I remember sitting on the floor in Ms. Sammie Lou’s Sunday school class and watching as she made the Bible come to life right before my eyes. Fuzzy felt disciples and Jesus all clinging to the fuzzy felt board. There was also Noah, Moses, Daniel, Queen Esther, and many others. I was introduced to all of them. And I believed. It didn’t occur to me not to believe.

In Vacation Bible School, in the middle of cookies and punch, glitter and glue and games of Red Rover, there were the familiar choruses of “He’s Got the Whole World in His Hands” and “Jesus Loves the Little Children.” We took turns reading from the Bible, and I heard about God’s faithfulness over and over again. And still, it didn’t occur to me not to believe and take Jesus at His Word.

As a teenager, I made my way to the altar during a youth revival and publicly professed Christ as my Savior. My relationship with Him began sweetly and tenderly, full of hope and promise. He has remained faithful and true all these many years. I wish I could say the same about me. But, I am fearful when I should be faithful, impatient when I should be patient and profoundly ill-tempered when love is the better choice. My felt board faith has collided again and again with a sinful world, and I’m a bit battered and bruised.

In the midst of global chaos, I need to be reminded more than ever that God does, indeed, have the whole world in His hands. I want to go back to Ms. Sammie Lou’s class and have her tell me all over again about how God parted the Red Sea and saved the Israelites from Pharoah’s army. How He was with Daniel in the lions’ den and rescued him, how Jesus healed the blind and walked on water, and how an empty tomb gives us hope for tomorrow.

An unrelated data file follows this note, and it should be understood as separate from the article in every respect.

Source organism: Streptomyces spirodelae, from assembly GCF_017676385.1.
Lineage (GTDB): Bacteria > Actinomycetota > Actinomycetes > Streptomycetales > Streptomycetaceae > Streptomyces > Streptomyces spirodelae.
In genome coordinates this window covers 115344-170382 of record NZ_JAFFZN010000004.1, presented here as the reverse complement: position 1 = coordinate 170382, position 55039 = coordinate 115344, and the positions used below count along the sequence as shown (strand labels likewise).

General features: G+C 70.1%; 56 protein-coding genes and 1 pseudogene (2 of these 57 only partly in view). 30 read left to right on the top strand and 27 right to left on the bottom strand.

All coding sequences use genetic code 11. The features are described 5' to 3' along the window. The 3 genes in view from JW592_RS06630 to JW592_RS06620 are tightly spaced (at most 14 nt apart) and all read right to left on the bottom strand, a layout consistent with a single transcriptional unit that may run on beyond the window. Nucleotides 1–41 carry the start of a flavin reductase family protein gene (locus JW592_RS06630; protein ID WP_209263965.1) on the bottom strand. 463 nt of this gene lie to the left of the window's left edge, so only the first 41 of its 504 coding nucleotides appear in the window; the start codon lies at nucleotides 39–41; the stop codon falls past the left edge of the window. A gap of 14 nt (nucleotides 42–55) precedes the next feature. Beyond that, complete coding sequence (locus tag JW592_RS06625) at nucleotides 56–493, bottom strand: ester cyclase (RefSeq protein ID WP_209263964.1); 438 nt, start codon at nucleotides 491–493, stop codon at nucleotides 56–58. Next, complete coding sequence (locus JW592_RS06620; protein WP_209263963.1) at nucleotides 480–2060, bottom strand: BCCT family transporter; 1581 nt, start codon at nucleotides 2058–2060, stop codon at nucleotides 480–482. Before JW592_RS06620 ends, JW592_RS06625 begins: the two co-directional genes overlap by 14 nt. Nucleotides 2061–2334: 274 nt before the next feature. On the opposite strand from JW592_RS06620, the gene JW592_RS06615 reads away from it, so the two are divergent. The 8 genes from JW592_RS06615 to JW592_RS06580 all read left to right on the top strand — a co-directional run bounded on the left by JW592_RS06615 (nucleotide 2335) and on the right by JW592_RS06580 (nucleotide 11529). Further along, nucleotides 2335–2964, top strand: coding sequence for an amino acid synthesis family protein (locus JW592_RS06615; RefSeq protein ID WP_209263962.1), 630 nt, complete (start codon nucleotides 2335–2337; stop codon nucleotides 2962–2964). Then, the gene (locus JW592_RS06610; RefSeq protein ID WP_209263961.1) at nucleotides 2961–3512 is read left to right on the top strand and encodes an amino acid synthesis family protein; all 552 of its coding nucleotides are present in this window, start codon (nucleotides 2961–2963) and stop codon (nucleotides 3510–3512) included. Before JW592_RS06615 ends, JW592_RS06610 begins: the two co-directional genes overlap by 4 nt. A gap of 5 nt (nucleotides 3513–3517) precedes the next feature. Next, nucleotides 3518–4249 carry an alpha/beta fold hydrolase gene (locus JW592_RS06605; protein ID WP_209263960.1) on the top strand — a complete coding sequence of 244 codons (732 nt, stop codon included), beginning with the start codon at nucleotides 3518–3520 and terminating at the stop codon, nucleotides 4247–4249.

I believed it all then, and I believe it today. The seeds of faith were planted long ago by parents who made it a priority to attend church and by a sweet lady with a kind smile and her fuzzy felt board. These seeds grew deep, strong roots that have sustained me through difficult days and many difficult challenges.

During these unprecedented days, it has been increasingly vital for me to draw strength and comfort from God’s Word. A scripture that has repeatedly come to mind lately is Genesis 50:20, “You intended to harm me, but God intended it for good to accomplish what is now being done, the saving of many lives.”  Joseph is speaking here to his brothers who sold him into slavery and seemingly blotted out his existence in the family. Joseph survived a string of tragic events and found himself right smack in the middle of God’s will for his life. Christian author, Max Lucado, states it this way, “In God’s hands intended evil becomes eventual good.” 

In most of the Bible stories I learned as a child, this scenario played out over and over again. When all seemed lost, victory was right around the corner. When evil was cheering, hope was conquering. Quietly, yet boldly, good shows up and defeats the foe. And so it is today. Just you wait and see. He will most certainly take what the enemy means for evil and turn it to good.

In these times of such uncertainty, God is constant and reliable. He is present. He is faithful. He is approachable. Whether you find him in a church building, on your knees at your bedside or on a fuzzy felt board, just know, He’s got this whole chaotic world firmly in His hands, and He loves us. He loves us so very much. He even has the scars to prove it.